The "Bugs" have overwhelming numbers, implacable purpose, and a strategy that's mind-numbingly alien. They can't be reasoned or negotiated with. They can't even be communicated with. But what they want is terrifyingly clear. The sentient species in their path aren't enemies to be conquered; they're food sources to be consumed.

Totally oblivious to their own losses, rumbling onward like some invincible force of nature, their enormous fleets are as unstoppable as Juggernaut. Yet for the desperate Federation Navy and its enemies-turned-allies, the Orions, there is nowhere to go. Their battered, outnumbered ships are all that stand between the billions upon billions of defenseless civilians on the worlds behind them and an enemy from the darkest depths of nightmare, and there can be no retreat. But at least their options are clear.

As Sun Tzu said, in death ground, there is only one strategy:

FIGHT.

At the publisher's request, this title is sold without DRM (Digital Rights Management).
The Virtual-Reality Mercenaries of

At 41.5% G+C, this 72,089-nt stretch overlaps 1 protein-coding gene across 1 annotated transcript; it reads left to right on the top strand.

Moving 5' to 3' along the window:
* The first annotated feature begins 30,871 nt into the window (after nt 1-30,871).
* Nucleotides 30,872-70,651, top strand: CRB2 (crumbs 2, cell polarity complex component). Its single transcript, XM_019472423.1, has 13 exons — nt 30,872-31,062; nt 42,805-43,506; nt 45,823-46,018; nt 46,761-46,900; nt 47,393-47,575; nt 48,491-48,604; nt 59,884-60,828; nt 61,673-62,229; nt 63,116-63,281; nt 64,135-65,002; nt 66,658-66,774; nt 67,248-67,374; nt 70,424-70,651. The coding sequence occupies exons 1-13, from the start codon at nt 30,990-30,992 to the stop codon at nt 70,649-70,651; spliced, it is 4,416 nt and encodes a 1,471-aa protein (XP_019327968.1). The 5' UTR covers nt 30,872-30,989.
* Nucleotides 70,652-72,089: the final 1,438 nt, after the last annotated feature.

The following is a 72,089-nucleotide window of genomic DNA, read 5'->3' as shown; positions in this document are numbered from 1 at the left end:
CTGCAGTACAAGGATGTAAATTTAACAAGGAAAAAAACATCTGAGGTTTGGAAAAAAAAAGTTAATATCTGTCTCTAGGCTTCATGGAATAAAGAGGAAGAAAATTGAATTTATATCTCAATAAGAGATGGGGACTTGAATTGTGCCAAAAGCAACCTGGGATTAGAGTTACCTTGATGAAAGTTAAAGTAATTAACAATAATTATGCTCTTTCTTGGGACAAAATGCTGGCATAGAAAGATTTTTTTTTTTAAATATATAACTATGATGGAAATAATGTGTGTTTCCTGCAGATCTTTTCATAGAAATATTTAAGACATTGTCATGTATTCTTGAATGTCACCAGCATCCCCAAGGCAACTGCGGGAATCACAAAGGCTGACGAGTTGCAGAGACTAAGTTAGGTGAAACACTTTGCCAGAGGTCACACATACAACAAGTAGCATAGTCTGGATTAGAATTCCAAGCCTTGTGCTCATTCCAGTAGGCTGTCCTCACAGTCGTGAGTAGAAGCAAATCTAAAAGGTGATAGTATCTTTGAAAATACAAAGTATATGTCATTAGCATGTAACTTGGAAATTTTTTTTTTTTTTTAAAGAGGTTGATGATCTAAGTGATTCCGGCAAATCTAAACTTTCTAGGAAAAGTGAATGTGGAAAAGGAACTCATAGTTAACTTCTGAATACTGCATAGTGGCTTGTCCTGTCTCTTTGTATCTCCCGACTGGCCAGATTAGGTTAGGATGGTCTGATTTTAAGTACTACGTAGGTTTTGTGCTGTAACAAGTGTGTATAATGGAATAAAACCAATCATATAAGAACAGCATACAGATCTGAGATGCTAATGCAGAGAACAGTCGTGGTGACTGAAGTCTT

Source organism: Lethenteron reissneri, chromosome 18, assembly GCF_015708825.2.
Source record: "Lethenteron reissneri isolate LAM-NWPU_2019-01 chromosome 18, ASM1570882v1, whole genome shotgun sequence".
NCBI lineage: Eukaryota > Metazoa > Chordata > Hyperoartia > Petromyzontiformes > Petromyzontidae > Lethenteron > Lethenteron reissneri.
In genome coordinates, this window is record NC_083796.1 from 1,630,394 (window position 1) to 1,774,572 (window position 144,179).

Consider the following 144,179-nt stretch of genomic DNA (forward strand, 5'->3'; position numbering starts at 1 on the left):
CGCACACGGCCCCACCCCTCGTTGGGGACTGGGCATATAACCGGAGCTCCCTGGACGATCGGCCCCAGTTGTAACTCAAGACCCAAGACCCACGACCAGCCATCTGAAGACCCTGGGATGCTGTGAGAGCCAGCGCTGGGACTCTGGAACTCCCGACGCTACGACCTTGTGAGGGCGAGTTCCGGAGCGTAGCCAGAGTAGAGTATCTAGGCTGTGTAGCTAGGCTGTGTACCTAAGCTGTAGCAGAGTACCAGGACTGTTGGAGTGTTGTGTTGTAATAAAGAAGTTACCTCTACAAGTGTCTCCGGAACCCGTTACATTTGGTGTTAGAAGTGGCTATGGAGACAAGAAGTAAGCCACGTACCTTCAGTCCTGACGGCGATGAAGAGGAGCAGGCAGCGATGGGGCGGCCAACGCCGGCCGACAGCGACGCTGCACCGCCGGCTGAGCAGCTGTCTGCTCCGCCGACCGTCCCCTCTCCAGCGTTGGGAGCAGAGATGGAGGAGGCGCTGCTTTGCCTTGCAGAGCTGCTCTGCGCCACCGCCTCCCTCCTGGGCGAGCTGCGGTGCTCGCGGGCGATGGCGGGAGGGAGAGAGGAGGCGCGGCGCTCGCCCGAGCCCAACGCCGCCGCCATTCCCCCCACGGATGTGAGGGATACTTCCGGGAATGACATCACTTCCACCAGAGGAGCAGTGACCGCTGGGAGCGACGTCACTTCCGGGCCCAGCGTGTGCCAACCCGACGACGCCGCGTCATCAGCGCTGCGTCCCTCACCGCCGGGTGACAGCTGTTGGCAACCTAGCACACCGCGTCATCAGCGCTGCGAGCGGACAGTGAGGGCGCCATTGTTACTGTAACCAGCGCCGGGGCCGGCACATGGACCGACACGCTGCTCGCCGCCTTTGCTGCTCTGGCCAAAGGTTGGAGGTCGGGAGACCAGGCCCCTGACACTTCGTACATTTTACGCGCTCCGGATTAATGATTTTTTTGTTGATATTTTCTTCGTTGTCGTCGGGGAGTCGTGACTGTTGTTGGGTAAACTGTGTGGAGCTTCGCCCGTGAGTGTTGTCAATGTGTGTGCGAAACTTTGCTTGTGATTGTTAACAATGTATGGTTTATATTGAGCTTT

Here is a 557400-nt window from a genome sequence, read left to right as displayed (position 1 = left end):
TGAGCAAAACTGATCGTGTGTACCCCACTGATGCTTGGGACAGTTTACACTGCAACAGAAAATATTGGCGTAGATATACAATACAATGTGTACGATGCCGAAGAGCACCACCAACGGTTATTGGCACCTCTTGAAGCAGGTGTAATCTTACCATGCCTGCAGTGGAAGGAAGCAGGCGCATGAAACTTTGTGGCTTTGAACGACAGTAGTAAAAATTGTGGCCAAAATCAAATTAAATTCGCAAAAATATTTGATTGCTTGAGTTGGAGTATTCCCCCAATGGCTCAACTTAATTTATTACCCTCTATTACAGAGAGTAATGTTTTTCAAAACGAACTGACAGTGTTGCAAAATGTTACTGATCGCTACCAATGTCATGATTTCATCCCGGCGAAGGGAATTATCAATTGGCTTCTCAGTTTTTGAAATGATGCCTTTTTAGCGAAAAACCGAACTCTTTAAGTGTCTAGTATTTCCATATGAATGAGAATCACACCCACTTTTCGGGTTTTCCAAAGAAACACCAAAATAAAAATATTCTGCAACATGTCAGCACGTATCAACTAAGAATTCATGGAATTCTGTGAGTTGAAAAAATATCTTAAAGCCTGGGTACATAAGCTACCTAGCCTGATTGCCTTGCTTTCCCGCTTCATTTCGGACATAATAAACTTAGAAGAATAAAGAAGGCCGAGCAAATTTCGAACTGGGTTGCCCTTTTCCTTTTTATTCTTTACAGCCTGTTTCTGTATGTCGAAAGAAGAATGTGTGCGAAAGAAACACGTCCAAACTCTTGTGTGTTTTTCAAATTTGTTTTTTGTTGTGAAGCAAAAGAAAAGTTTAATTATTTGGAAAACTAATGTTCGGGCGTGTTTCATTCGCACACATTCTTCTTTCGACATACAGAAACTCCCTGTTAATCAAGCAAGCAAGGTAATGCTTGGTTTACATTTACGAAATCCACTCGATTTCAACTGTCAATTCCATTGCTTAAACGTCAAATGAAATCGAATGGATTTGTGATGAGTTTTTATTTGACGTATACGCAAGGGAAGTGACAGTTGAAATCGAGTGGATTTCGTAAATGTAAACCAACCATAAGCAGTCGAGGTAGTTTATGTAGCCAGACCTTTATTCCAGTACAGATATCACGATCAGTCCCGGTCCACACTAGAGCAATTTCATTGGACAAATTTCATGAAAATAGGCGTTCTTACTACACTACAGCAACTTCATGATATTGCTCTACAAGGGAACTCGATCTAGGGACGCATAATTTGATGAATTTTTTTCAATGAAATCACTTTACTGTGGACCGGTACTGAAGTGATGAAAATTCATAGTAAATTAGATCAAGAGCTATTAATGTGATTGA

A Boy and His Tank Face a New Menace
¾and There's Nothing Virtual About It!

First, the involuntary colonists of New Kashubia rescued their planet from crushing debt by becoming virtual-reality mercenaries, then they successfully revolted against the oppressive government of Earth, but now they are menaced by the Mitchegai, a species whose biology has made them inherently evil. The carnivorous adults lay and abandon vast numbers of eggs, some of which grow into vegetarian juveniles, which are the adults' only food supply. Their culture has no family life, they eat only meat, have nothing like sex., and their main pleasures are gambling, art, and killing each other. They are an ancient civilization, millions of years old, with thousands of densely populated star systems in their realm. Lacking an immune system, they must completely sterilize any planet before they colonize it. The region of the galaxy they occupy is rapidly expanding . . . and Human Space is their next frontier!

At the publisher's request, this title is sold without DRM (Digital Rights Management).

Praise for Leo Frankowski and A Boy and His Tank